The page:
A bear looks after her three cubs in North Slope Borough, Alaska on May 25, 2019. Photo: Bonnie Jo Mount/The Washington Post via Getty Images
The Biden administration announced Monday it will approve ConocoPhillips' Willow oil project located on a portion of Alaska's North Slope that is one of the last unspoiled wilderness areas in America.
Why it matters: The project, which is estimated to produce about 600 million barrels of oil over 30 years, is seen as a key test of Biden's climate commitments, as well as his energy priorities.
The big picture: The administration is not approving the entire project that ConocoPhillips originally asked for, which was for five well pads.
- Instead, the go-ahead is being given for three pads, which will slightly reduce the project's emissions footprint and cut its impact on the sensitive ecosystems in the region.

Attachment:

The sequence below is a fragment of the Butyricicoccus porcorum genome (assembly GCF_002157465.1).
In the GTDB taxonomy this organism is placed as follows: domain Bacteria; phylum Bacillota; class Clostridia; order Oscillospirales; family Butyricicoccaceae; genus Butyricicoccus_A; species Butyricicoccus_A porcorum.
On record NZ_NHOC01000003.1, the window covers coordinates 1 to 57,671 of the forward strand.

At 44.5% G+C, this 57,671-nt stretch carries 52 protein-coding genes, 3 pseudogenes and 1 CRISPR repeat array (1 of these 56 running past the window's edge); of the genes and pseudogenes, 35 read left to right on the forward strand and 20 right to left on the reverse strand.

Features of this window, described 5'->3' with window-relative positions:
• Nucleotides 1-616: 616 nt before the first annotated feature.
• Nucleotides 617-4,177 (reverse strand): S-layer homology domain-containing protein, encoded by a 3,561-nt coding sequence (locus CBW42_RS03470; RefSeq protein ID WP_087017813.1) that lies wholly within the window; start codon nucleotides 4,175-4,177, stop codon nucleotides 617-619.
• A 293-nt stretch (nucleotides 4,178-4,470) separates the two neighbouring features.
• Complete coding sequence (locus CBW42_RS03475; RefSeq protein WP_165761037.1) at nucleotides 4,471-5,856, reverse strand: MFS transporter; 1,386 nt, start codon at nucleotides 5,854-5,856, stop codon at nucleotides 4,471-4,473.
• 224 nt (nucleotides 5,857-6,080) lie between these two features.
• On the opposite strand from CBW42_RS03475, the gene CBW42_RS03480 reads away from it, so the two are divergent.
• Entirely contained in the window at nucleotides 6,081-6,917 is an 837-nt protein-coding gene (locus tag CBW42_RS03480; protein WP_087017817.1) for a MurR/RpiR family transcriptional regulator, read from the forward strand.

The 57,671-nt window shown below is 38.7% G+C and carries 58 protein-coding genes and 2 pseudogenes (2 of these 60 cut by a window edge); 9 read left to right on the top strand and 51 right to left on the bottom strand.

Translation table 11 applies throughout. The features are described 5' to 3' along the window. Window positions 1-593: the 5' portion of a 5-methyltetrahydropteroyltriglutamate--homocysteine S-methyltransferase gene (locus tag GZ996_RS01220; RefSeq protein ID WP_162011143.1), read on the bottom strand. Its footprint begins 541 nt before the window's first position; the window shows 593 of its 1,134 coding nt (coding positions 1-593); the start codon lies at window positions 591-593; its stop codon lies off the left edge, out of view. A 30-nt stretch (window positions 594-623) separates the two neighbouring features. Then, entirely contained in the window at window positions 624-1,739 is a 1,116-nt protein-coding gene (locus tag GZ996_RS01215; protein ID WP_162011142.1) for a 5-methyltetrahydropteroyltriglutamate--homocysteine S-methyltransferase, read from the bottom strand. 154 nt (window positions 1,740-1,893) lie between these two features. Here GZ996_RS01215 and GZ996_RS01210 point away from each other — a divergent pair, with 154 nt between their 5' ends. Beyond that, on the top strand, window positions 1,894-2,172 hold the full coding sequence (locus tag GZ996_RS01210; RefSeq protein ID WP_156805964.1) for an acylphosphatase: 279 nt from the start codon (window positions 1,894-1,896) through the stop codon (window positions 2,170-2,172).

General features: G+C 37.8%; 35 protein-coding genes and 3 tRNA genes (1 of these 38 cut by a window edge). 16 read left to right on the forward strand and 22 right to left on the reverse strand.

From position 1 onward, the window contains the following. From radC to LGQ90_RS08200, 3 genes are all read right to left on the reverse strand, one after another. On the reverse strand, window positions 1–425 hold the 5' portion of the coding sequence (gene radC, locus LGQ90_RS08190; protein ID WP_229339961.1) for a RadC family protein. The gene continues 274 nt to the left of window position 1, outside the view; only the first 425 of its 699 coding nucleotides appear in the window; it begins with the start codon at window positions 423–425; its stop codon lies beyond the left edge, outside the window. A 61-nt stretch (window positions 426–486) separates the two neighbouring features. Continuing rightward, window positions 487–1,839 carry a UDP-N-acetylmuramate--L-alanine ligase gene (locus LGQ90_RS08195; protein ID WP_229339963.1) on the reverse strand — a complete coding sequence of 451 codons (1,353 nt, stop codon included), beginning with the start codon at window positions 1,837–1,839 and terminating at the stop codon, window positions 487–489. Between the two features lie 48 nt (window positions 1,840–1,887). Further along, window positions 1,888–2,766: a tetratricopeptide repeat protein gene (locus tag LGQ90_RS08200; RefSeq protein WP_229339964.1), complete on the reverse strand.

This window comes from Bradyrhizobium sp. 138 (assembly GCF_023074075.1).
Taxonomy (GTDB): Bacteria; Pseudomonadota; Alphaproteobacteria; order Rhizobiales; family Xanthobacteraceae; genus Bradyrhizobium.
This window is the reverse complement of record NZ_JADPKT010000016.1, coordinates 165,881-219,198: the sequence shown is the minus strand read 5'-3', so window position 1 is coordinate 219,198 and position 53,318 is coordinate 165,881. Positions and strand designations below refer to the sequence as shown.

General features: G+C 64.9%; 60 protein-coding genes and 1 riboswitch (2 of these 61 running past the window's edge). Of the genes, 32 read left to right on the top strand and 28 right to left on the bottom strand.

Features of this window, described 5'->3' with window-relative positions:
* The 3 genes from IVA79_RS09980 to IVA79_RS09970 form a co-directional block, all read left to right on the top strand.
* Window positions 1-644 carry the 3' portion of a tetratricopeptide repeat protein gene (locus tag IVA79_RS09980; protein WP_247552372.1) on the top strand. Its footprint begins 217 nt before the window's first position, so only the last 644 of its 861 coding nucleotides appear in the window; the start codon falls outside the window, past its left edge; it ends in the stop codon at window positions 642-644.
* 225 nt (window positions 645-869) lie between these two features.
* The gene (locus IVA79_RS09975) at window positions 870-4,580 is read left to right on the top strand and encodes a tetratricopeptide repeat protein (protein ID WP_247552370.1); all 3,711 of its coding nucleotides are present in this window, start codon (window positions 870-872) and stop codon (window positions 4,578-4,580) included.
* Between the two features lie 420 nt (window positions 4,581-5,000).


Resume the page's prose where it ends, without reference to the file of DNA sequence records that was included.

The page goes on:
- The approval also relinquishes ConocoPhillips' land rights to about 68,000 acres in that area.
- The Department of Interior's environmental analysis found the big new project would create about 276 million metric tons of CO2-equivalent over 30 years.
- This amounts to less than 1 percent of total U.S. annual emissions in 2019, the analysis found.
Between the lines: The total annual emissions from the project would be equivalent to the emissions from 1.2 coal-fired power plants per year, the environmental analysis found.
Yes, but: Its approval comes as numerous studies show that in order to meet global climate goals, emissions from fossil fuels must rapidly decline.
- The environmental analysis makes clear that the project would contribute to climate change.
Threat level: Interior's analysis details the sweeping changes global warming is having on the area where Willow would be built, which is one of the fastest-warming locations on Earth.
- It even includes the possibility that permafrost thaw may pose challenges for project infrastructure, while also accelerating the release of greenhouse gases.
Go deeper: Biden's Arctic oil drama
Editor's note: This is a developing story. Please check back for updates.
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